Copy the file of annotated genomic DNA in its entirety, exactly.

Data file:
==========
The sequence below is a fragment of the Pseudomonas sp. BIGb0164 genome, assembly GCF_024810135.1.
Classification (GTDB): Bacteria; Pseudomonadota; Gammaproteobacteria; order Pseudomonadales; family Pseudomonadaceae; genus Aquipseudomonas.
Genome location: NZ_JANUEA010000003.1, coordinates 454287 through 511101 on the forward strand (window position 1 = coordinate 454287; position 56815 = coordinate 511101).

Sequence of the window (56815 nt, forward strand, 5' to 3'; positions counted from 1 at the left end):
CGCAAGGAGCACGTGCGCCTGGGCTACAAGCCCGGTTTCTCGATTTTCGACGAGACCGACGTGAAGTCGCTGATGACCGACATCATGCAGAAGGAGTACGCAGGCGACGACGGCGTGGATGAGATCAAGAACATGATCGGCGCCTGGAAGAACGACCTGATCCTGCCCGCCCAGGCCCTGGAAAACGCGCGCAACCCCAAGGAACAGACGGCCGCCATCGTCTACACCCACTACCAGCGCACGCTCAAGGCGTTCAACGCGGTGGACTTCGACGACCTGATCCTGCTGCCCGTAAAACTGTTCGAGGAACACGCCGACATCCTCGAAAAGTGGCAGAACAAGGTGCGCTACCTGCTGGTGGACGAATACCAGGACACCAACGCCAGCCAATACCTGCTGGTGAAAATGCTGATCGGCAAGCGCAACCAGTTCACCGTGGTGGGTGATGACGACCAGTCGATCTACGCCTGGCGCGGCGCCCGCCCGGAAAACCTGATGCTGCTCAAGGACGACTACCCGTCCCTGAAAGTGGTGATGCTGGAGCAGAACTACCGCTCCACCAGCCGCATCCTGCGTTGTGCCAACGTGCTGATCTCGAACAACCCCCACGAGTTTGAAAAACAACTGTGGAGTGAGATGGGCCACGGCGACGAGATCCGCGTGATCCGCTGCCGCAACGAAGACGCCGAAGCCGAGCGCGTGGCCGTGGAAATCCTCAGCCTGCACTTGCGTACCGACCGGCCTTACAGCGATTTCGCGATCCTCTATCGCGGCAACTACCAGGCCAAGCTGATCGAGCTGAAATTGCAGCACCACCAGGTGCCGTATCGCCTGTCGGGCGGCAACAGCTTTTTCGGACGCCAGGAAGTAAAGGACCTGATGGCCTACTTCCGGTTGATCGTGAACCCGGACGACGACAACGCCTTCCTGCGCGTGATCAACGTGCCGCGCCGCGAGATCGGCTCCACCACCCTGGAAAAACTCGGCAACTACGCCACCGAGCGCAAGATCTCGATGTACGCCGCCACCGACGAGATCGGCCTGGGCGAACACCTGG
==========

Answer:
The sequence below is a fragment of the Pseudomonas sp. BIGb0164 genome, assembly GCF_024810135.1.
Classification (GTDB): Bacteria; Pseudomonadota; Gammaproteobacteria; order Pseudomonadales; family Pseudomonadaceae; genus Aquipseudomonas.
Genome location: NZ_JANUEA010000003.1, coordinates 454287 through 511101 on the forward strand (window position 1 = coordinate 454287; position 56815 = coordinate 511101).

Sequence of the window (56815 nt, forward strand, 5' to 3'; positions counted from 1 at the left end):
CGCAAGGAGCACGTGCGCCTGGGCTACAAGCCCGGTTTCTCGATTTTCGACGAGACCGACGTGAAGTCGCTGATGACCGACATCATGCAGAAGGAGTACGCAGGCGACGACGGCGTGGATGAGATCAAGAACATGATCGGCGCCTGGAAGAACGACCTGATCCTGCCCGCCCAGGCCCTGGAAAACGCGCGCAACCCCAAGGAACAGACGGCCGCCATCGTCTACACCCACTACCAGCGCACGCTCAAGGCGTTCAACGCGGTGGACTTCGACGACCTGATCCTGCTGCCCGTAAAACTGTTCGAGGAACACGCCGACATCCTCGAAAAGTGGCAGAACAAGGTGCGCTACCTGCTGGTGGACGAATACCAGGACACCAACGCCAGCCAATACCTGCTGGTGAAAATGCTGATCGGCAAGCGCAACCAGTTCACCGTGGTGGGTGATGACGACCAGTCGATCTACGCCTGGCGCGGCGCCCGCCCGGAAAACCTGATGCTGCTCAAGGACGACTACCCGTCCCTGAAAGTGGTGATGCTGGAGCAGAACTACCGCTCCACCAGCCGCATCCTGCGTTGTGCCAACGTGCTGATCTCGAACAACCCCCACGAGTTTGAAAAACAACTGTGGAGTGAGATGGGCCACGGCGACGAGATCCGCGTGATCCGCTGCCGCAACGAAGACGCCGAAGCCGAGCGCGTGGCCGTGGAAATCCTCAGCCTGCACTTGCGTACCGACCGGCCTTACAGCGATTTCGCGATCCTCTATCGCGGCAACTACCAGGCCAAGCTGATCGAGCTGAAATTGCAGCACCACCAGGTGCCGTATCGCCTGTCGGGCGGCAACAGCTTTTTCGGACGCCAGGAAGTAAAGGACCTGATGGCCTACTTCCGGTTGATCGTGAACCCGGACGACGACAACGCCTTCCTGCGCGTGATCAACGTGCCGCGCCGCGAGATCGGCTCCACCACCCTGGAAAAACTCGGCAACTACGCCACCGAGCGCAAGATCTCGATGTACGCCGCCACCGACGAGATCGGCCTGGGCGAACACCTGG